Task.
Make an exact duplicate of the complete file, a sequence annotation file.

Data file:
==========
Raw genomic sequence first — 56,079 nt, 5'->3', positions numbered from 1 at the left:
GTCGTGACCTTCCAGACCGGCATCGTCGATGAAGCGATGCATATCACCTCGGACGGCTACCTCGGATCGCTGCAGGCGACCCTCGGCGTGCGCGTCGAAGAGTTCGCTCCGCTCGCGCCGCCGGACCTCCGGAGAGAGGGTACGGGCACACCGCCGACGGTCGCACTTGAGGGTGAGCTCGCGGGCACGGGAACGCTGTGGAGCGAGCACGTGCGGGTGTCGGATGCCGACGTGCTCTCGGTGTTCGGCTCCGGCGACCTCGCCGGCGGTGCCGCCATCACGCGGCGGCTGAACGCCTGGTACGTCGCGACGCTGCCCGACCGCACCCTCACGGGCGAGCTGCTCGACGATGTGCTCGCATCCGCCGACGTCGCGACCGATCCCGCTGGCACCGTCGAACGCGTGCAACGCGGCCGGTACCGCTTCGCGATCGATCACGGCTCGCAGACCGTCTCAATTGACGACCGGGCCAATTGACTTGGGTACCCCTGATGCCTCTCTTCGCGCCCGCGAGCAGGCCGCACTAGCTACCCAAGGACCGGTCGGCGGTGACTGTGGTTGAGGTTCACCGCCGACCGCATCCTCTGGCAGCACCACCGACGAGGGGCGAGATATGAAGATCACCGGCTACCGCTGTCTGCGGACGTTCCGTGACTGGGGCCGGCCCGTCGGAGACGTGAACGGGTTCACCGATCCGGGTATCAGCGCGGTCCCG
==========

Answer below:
Raw genomic sequence first — 56,079 nt, 5'->3', positions numbered from 1 at the left:
GTCGTGACCTTCCAGACCGGCATCGTCGATGAAGCGATGCATATCACCTCGGACGGCTACCTCGGATCGCTGCAGGCGACCCTCGGCGTGCGCGTCGAAGAGTTCGCTCCGCTCGCGCCGCCGGACCTCCGGAGAGAGGGTACGGGCACACCGCCGACGGTCGCACTTGAGGGTGAGCTCGCGGGCACGGGAACGCTGTGGAGCGAGCACGTGCGGGTGTCGGATGCCGACGTGCTCTCGGTGTTCGGCTCCGGCGACCTCGCCGGCGGTGCCGCCATCACGCGGCGGCTGAACGCCTGGTACGTCGCGACGCTGCCCGACCGCACCCTCACGGGCGAGCTGCTCGACGATGTGCTCGCATCCGCCGACGTCGCGACCGATCCCGCTGGCACCGTCGAACGCGTGCAACGCGGCCGGTACCGCTTCGCGATCGATCACGGCTCGCAGACCGTCTCAATTGACGACCGGGCCAATTGACTTGGGTACCCCTGATGCCTCTCTTCGCGCCCGCGAGCAGGCCGCACTAGCTACCCAAGGACCGGTCGGCGGTGACTGTGGTTGAGGTTCACCGCCGACCGCATCCTCTGGCAGCACCACCGACGAGGGGCGAGATATGAAGATCACCGGCTACCGCTGTCTGCGGACGTTCCGTGACTGGGGCCGGCCCGTCGGAGACGTGAACGGGTTCACCGATCCGGGTATCAGCGCGGTCCCG